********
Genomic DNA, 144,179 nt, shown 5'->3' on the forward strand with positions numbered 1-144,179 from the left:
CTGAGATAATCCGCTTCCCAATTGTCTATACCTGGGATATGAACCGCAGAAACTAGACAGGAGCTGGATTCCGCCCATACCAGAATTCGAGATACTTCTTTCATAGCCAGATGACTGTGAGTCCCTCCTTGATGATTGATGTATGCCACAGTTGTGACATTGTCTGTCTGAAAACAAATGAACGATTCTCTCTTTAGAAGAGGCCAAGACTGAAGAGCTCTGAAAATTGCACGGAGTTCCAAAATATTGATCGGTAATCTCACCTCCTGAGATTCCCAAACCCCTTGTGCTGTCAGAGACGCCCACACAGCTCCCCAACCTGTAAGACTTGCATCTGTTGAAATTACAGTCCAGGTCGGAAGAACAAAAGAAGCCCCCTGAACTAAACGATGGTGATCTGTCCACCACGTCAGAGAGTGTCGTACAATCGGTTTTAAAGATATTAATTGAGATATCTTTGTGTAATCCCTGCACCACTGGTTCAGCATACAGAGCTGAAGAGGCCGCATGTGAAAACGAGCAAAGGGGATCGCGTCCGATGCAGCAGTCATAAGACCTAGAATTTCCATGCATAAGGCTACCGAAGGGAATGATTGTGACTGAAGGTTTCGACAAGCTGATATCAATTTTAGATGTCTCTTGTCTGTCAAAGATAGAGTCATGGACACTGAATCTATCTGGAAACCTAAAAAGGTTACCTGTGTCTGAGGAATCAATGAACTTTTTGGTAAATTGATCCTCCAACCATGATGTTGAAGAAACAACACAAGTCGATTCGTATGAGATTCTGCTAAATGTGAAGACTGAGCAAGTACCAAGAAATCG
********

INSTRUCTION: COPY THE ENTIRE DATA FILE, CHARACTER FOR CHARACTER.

Genomic DNA, 144,179 nt, shown 5'->3' on the forward strand with positions numbered 1-144,179 from the left:
CTGAGATAATCCGCTTCCCAATTGTCTATACCTGGGATATGAACCGCAGAAACTAGACAGGAGCTGGATTCCGCCCATACCAGAATTCGAGATACTTCTTTCATAGCCAGATGACTGTGAGTCCCTCCTTGATGATTGATGTATGCCACAGTTGTGACATTGTCTGTCTGAAAACAAATGAACGATTCTCTCTTTAGAAGAGGCCAAGACTGAAGAGCTCTGAAAATTGCACGGAGTTCCAAAATATTGATCGGTAATCTCACCTCCTGAGATTCCCAAACCCCTTGTGCTGTCAGAGACGCCCACACAGCTCCCCAACCTGTAAGACTTGCATCTGTTGAAATTACAGTCCAGGTCGGAAGAACAAAAGAAGCCCCCTGAACTAAACGATGGTGATCTGTCCACCACGTCAGAGAGTGTCGTACAATCGGTTTTAAAGATATTAATTGAGATATCTTTGTGTAATCCCTGCACCACTGGTTCAGCATACAGAGCTGAAGAGGCCGCATGTGAAAACGAGCAAAGGGGATCGCGTCCGATGCAGCAGTCATAAGACCTAGAATTTCCATGCATAAGGCTACCGAAGGGAATGATTGTGACTGAAGGTTTCGACAAGCTGATATCAATTTTAGATGTCTCTTGTCTGTCAAAGATAGAGTCATGGACACTGAATCTATCTGGAAACCTAAAAAGGTTACCTGTGTCTGAGGAATCAATGAACTTTTTGGTAAATTGATCCTCCAACCATGATGTTGAAGAAACAACACAAGTCGATTCGTATGAGATTCTGCTAAATGTGAAGACTGAGCAAGTACCAAGAAATCG